In 2012, Fein had a solo show at C24 Gallery, in New York, called “Beckett at War,” for which he created numerous pieces inspired by Samuel Beckett’s time in the French Resistance. One is a painting of a telegram from the playwright’s friend Mania Péron warning him that the Gestapo were on the way (he fled to Southern France). “We all need to be tipped off the way that Mania Péron tipped off Beckett,” Fein muses. “We need people to lay some truth on us.”
Fein’s 2019 exhibition — the one that people now find prescient — was titled “Two Thousand Words for Students, Artists, Workers, Owners and Everybody,” an allusion to the Czech writer Ludvík Vaculík’s critique of life under Communism, “Two Thousand Words to Workers, Farmers, Officials, Scientists, Artists and Everyone.”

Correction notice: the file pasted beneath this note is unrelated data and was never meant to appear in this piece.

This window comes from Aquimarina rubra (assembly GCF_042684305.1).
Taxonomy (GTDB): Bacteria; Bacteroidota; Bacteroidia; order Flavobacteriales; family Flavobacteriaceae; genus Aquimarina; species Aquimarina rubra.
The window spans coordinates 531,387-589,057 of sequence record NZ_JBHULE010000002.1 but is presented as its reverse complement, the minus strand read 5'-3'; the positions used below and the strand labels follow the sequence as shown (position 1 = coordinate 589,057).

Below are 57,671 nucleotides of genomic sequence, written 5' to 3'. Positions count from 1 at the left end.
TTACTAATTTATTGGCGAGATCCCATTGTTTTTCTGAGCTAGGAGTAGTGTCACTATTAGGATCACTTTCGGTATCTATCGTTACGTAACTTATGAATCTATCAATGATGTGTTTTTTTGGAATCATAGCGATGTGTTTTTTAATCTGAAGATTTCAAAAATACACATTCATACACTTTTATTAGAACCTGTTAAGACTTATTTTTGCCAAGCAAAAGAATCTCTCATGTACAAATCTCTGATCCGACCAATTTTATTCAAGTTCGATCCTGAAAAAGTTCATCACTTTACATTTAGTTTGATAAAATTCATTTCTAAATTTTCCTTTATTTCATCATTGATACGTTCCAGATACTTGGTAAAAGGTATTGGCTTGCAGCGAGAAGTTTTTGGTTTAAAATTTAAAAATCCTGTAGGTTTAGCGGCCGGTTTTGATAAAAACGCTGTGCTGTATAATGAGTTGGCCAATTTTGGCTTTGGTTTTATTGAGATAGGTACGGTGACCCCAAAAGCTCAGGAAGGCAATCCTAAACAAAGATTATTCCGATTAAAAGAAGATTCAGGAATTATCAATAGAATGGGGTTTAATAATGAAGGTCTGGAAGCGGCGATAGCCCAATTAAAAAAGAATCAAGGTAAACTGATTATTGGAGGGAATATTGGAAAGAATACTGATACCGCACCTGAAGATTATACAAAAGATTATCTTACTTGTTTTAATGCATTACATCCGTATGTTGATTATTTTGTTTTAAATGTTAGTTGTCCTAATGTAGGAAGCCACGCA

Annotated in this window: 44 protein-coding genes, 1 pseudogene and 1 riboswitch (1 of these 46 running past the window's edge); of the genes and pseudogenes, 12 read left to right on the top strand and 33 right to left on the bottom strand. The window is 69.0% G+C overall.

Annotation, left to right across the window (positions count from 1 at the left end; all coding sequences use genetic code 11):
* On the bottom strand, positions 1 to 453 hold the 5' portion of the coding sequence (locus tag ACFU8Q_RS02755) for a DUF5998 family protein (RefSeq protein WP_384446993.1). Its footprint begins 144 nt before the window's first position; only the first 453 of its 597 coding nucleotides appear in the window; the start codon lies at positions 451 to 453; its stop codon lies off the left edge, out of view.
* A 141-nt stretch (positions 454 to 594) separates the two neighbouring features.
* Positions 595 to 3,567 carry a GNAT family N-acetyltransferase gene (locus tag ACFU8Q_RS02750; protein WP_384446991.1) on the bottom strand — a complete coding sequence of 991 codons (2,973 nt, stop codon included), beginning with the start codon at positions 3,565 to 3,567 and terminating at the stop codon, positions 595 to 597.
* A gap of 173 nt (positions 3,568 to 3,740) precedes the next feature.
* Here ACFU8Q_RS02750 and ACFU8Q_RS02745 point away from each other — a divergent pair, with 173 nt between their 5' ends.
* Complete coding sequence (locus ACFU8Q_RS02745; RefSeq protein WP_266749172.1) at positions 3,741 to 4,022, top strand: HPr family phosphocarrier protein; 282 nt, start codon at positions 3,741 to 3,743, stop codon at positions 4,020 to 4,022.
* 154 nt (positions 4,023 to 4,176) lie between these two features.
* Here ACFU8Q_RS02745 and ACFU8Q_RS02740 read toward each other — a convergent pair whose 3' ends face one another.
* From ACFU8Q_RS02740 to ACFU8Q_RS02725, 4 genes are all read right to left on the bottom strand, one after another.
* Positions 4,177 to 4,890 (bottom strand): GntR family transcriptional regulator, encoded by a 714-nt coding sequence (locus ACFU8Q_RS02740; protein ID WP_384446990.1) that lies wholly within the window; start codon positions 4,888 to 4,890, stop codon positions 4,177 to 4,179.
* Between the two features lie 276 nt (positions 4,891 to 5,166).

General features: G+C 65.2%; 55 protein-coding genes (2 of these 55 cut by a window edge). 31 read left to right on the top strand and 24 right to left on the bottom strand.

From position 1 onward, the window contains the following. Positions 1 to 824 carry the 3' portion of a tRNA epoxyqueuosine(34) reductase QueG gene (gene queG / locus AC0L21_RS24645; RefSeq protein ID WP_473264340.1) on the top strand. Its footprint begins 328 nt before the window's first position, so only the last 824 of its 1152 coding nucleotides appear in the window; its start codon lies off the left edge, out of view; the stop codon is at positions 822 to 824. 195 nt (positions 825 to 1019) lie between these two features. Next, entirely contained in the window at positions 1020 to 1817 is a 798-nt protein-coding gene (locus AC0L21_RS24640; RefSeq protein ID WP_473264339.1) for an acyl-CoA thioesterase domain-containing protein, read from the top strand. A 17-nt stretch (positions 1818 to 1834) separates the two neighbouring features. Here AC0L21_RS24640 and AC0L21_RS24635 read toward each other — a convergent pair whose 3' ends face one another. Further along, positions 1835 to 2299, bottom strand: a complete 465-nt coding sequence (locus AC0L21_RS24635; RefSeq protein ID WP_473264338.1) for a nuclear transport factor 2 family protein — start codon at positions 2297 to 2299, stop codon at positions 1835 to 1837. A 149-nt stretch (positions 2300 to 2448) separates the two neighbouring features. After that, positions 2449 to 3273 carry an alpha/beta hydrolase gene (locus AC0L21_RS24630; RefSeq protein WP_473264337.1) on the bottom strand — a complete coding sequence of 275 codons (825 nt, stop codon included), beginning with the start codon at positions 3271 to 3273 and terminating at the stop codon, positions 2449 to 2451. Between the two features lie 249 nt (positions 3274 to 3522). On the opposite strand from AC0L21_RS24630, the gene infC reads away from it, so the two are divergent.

Among the pieces displayed were a lighted church-style sign, Daughters of Barbarity: Where the Beatings Will Continue Until the Unusual Occurs and Miracles Happen, and a mirror emblazoned with the words “I Have a Reason for Everything I Do.”
With its themes of brutality and authoritarianism, the show seems to have anticipated the country’s current state of pandemic-induced anxiety and unrest related to racial injustice.
Fein insists that his mission is to find beauty in a desolate world. During the pandemic, he hasn’t been making art; instead, he’s been helping to build acrylic barriers for local restaurants so they can safely serve customers.
“I hope my work reminds people that we’re not the first to live through hardship,” he says. “We can take courage from folks like Samuel Beckett. In the worst conditions, the memory of people like him steadies my resolve.”